MINISTER of Home Affairs
Edgar Lungu has described the relations between the Catholic Church and the
Patriotic Front government as solid.
This is despite the deportation of Catholic priest Viateur Banyangadora who has
followed up his deportation with an attack on President Sata and his
“The relations between government, the Catholic Church and the Rwandan
government have remained solid despite the deportation of the Rwandese Catholic
priest,” said Mr Lungu in an interview yesterday.
The Catholic priest, back in his native Rwanda has, meanwhile, attacked
President Sata’s leadership.
Sections of the Zambian media have quoted the priest as saying: “You see,
my deportation back home was absurd. I have (sic) in Zambia for a long time now. The
people there are great. I was in Zambia under Mr (Rupiah) Banda and
I can tell you he wasn’t like that. He allowed criticism.
“But that cannot be said about the incumbent [Micheal (sic)] Sata. He is a very
arrogant man. And so are his ministers. He is (sic) man who doesn’t allow
anyone to criticise him. When you do, he sends police officers to your home.”
The priest is also quoted as saying Mr Sata’s government may not rule after
But speaking in an interview yesterday, Mr Lungu elaborated on the deportation.
“We deported the man because he had no legal papers to remain in Zambia,” Mr
Lungu said and continued: “We later came to learn about his divisive sermons
after his deportation, which he has not even challenged.”
The minister said despite not having valid legal papers to work in Zambia, the priest overstretched Zambia’s
hospitality and started preaching hate and divisions.
He described as “desperate” attempts by opposition parties and sections of the
media to try and politicise the deportation when keeping the priest in Zambia “spelled
“What the opposition and some sections of the media which are not credible are
doing, is to clutch on straws like drowning men,” Mr Lungu said, “but I can
tell you it won’t work because the PF is miles ahead of them…they are like
specks in the rear view mirror of a cruising car. We are working for the people
as they play cheap politics,” he said.
Mr Lungu said “as a responsible government, we know what hate messages spread
by people like this priest have done in the region and we would be failing in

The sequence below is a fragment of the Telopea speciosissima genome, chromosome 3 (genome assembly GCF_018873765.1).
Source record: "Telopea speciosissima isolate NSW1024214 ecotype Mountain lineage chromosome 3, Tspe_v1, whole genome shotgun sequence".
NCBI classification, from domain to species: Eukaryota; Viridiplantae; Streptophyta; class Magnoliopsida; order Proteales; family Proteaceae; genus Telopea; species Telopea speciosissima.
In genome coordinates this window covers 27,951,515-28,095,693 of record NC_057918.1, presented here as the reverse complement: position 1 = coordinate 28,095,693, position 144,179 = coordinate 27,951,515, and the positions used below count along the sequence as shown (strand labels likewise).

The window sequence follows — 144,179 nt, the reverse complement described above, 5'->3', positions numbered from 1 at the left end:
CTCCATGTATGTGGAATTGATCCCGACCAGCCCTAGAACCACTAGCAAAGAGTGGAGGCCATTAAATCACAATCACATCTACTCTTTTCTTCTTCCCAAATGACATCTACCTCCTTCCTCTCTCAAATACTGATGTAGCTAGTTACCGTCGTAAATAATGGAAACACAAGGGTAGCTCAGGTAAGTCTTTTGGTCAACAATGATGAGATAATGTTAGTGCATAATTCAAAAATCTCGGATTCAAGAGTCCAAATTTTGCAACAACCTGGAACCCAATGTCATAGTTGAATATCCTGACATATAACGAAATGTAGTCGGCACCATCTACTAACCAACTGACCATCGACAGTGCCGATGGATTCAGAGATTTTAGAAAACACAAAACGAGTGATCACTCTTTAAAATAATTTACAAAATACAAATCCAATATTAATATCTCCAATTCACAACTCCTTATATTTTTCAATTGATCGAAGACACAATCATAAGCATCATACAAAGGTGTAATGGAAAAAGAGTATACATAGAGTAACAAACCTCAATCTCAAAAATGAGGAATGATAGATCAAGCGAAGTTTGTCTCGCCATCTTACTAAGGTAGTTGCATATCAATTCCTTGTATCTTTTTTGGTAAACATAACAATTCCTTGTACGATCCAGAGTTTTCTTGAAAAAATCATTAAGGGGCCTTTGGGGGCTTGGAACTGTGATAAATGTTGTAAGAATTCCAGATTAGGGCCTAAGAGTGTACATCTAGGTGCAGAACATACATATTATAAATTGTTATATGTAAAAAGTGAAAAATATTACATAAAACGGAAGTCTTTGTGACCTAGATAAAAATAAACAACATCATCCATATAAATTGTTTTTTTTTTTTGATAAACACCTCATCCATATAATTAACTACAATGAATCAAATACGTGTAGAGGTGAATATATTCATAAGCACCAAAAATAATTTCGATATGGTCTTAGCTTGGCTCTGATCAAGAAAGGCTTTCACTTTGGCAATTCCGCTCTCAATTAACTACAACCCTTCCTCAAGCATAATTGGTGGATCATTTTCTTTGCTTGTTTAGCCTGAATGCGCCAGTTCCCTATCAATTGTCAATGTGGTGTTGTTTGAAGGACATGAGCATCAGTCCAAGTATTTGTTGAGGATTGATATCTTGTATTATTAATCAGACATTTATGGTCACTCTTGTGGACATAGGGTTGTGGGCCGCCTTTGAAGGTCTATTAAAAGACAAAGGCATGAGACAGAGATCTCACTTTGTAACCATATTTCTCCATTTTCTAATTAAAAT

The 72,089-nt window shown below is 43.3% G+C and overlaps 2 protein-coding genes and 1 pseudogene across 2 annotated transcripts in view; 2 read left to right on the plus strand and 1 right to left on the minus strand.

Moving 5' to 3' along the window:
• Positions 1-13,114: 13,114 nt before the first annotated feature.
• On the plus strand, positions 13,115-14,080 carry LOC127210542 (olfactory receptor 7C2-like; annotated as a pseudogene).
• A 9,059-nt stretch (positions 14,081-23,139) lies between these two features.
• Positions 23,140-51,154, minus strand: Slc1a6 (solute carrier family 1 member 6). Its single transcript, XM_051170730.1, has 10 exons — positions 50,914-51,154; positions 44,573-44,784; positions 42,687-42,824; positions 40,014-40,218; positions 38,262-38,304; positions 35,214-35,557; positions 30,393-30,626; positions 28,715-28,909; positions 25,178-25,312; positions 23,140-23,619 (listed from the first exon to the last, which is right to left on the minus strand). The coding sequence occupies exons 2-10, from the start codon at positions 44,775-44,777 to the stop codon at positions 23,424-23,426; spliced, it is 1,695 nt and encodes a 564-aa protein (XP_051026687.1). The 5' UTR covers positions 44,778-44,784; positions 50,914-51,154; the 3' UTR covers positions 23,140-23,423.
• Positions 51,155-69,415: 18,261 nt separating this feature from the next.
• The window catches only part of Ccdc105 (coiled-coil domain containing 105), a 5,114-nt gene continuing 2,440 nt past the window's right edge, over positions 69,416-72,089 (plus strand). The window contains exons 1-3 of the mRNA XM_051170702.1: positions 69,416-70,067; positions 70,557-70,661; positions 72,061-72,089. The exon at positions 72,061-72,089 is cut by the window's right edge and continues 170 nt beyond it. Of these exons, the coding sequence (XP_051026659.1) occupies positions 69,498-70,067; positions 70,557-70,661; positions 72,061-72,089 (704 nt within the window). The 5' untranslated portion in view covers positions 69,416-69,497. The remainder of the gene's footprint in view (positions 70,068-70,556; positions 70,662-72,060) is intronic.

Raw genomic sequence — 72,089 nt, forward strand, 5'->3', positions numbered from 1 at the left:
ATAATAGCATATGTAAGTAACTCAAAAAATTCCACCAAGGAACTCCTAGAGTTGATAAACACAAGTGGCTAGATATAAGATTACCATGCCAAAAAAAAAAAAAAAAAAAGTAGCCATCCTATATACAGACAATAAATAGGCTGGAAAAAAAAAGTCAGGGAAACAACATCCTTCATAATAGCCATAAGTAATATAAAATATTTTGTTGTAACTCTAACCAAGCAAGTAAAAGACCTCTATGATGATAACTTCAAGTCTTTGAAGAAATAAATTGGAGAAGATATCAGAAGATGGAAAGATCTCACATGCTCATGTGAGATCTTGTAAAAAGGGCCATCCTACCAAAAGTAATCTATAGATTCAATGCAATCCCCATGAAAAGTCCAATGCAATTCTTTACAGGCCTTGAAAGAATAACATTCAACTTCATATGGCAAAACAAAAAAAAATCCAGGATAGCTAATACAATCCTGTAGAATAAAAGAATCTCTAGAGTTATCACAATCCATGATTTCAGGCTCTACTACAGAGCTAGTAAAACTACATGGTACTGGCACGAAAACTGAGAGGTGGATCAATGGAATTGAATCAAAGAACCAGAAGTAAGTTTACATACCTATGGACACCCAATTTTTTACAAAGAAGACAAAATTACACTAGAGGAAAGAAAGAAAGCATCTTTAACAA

our duty if we stood by and did nothing while divisions are being encouraged.”
And reacting to complaints from Transparency International Zambia executive
director Goodwell Lungu and Reverend George Lungu of Chipata over the
deportation, the minister writes in his letter dated August 13, 2012 that the
priest has not even appealed.
“We have received no appeal from Father Viateur Banyangandora nor a retraction
of his anti-government speeches which had the effect of creating unnecessary
hostility between church members and Government,” Mr Lungu writes in a letter
copied to President Sata.
Both had written to Government on August 8 2012, to complain about the
deportation, but Mr Lungu writes: “Whilst appreciating your counsel to the
ministry on the issue of Father Viateur Banyangandora’s deportation, I wish to
advise that an appeal against deportation is a right that the affected person
He added: “An appeal from Father Banyangandora is what will form a basis for
review of his case.”
On Sunday, about 130 Catholic Diocesan Priests, who attended a national
conference in Chipata asked Government to consider revoking the deportation
A statement from the Association of Zambian Diocesan Catholic Clergy urged
Government to issue a comprehensive statement.
The priests implored the Catholic community and priests in Chipata Diocese, and
Zambians to remain calm, peaceful and prayerful as they await Fr
They said Fr Banyangandora is an effective and committed member of the Catholic
Church since his ordination to priesthood in 2004.
The statement was issued by Chipata Diocese Bishop Reverend Geroge Lungu and
was read on Sunday in all the Diocesan Catholic parishes in Eastern Province.
And the Council of Churches in Zambia (CCZ) has called on Government to revoke
the deportation order.
A pastoral letter issued in Lusaka yesterday by CCZ general secretary Suzanne
Matale reads in part: “The deportation of the Catholic priest, Fr Viateur
Banyangandora, pastor of Lundazi, is totally unacceptable and unfortunate.
“The CCZ is calling for the nullification of his deportation.”